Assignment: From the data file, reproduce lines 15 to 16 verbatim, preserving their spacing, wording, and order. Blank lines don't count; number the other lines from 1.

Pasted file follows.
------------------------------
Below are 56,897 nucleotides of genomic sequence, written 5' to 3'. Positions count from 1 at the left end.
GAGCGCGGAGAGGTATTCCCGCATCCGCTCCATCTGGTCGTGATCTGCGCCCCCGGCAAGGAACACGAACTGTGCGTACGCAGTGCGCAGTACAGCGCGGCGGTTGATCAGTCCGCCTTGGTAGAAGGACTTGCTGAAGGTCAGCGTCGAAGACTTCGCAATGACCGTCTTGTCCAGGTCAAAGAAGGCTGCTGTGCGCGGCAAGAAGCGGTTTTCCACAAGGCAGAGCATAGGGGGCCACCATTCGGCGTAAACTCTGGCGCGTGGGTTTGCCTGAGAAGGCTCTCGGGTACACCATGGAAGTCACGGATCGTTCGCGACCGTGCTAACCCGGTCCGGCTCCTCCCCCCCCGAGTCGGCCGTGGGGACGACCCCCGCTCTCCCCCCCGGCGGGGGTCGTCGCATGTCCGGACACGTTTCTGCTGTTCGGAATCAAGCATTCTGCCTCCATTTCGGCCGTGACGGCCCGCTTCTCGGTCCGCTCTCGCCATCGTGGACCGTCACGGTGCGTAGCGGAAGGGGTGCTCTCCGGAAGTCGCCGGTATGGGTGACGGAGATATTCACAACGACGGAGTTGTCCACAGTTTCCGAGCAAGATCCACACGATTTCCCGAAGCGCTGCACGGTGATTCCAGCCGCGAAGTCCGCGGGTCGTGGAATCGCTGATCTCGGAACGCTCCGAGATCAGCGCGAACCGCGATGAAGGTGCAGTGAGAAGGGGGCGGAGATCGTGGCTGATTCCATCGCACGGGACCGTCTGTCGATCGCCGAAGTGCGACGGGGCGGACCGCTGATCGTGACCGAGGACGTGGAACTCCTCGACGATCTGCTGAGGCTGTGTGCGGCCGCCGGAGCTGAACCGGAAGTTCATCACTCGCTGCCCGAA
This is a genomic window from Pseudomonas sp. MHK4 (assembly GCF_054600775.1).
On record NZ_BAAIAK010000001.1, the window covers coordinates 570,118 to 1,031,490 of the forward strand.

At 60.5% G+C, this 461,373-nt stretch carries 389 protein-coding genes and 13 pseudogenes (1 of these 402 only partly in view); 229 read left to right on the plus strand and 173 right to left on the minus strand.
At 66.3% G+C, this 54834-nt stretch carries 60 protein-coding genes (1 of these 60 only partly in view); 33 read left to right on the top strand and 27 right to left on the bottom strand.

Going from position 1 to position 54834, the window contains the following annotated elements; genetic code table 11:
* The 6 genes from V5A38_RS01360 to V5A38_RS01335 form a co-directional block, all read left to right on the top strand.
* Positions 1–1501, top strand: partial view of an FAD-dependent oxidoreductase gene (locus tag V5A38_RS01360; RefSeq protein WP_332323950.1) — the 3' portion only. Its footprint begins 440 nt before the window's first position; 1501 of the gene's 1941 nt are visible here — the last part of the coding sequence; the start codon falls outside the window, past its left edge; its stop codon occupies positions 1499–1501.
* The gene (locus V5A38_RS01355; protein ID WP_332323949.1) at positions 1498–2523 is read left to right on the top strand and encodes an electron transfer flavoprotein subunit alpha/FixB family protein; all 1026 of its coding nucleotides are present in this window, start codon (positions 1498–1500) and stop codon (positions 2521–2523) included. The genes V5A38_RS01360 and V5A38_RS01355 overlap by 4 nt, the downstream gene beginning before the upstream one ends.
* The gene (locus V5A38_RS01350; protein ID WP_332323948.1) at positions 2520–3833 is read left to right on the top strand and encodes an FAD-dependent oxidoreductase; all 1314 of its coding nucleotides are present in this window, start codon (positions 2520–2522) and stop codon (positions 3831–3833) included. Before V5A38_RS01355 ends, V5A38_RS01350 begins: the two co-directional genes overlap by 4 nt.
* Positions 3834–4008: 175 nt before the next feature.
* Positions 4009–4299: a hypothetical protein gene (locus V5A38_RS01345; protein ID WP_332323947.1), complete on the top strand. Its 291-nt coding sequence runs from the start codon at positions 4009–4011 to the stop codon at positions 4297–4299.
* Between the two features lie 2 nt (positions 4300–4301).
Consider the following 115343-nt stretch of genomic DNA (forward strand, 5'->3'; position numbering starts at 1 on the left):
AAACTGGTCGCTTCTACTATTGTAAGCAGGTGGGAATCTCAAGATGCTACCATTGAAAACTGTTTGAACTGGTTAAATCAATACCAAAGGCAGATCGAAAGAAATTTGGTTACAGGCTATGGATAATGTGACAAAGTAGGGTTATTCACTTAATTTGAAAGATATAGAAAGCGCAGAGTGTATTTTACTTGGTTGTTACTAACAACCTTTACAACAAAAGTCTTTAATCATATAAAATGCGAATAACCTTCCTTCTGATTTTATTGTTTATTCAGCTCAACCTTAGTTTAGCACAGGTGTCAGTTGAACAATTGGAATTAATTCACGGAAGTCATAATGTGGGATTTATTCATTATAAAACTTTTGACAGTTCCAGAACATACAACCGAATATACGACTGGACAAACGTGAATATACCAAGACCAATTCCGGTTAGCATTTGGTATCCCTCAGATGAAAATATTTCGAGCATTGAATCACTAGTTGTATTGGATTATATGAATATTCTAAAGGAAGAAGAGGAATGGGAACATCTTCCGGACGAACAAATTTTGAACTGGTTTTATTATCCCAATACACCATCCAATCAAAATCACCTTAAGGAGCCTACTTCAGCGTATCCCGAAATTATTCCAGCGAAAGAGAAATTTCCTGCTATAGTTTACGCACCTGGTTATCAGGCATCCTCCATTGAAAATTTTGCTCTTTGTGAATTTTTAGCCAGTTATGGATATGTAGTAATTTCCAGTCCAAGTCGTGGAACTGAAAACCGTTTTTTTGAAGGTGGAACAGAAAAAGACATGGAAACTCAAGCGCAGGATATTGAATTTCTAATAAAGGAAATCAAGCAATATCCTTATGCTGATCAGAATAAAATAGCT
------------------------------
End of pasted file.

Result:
Consider the following 115343-nt stretch of genomic DNA (forward strand, 5'->3'; position numbering starts at 1 on the left):
AAACTGGTCGCTTCTACTATTGTAAGCAGGTGGGAATCTCAAGATGCTACCATTGAAAACTGTTTGAACTGGTTAAATCAATACCAAAGGCAGATCGAAAGAAATTTGGTTACAGGCTATGGATAATGTGACAAAGTAGGGTTATTCACTTAATTTGAAAGATATAGAAAGCGCAGAGTGTATTTTACTTGGTTGTTACTAACAACCTTTACAACAAAAGTCTTTAATCATATAAAATGCGAATAACCTTCCTTCTGATTTTATTGTTTATTCAGCTCAACCTTAGTTTAGCACAGGTGTCAGTTGAACAATTGGAATTAATTCACGGAAGTCATAATGTGGGATTTATTCATTATAAAACTTTTGACAGTTCCAGAACATACAACCGAATATACGACTGGACAAACGTGAATATACCAAGACCAATTCCGGTTAGCATTTGGTATCCCTCAGATGAAAATATTTCGAGCATTGAATCACTAGTTGTATTGGATTATATGAATATTCTAAAGGAAGAAGAGGAATGGGAACATCTTCCGGACGAACAAATTTTGAACTGGTTTTATTATCCCAATACACCATCCAATCAAAATCACCTTAAGGAGCCTACTTCAGCGTATCCCGAAATTATTCCAGCGAAAGAGAAATTTCCTGCTATAGTTTACGCACCTGGTTATCAGGCATCCTCCATTGAAAATTTTGCTCTTTGTGAATTTTTAGCCAGTTATGGATATGTAGTAATTTCCAGTCCAAGTCGTGGAACTGAAAACCGTTTTTTTGAAGGTGGAACAGAAAAAGACATGGAAACTCAAGCGCAGGATATTGAATTTCTAATAAAGGAAATCAAGCAATATCCTTATGCTGATCAGAATAAAATAGCT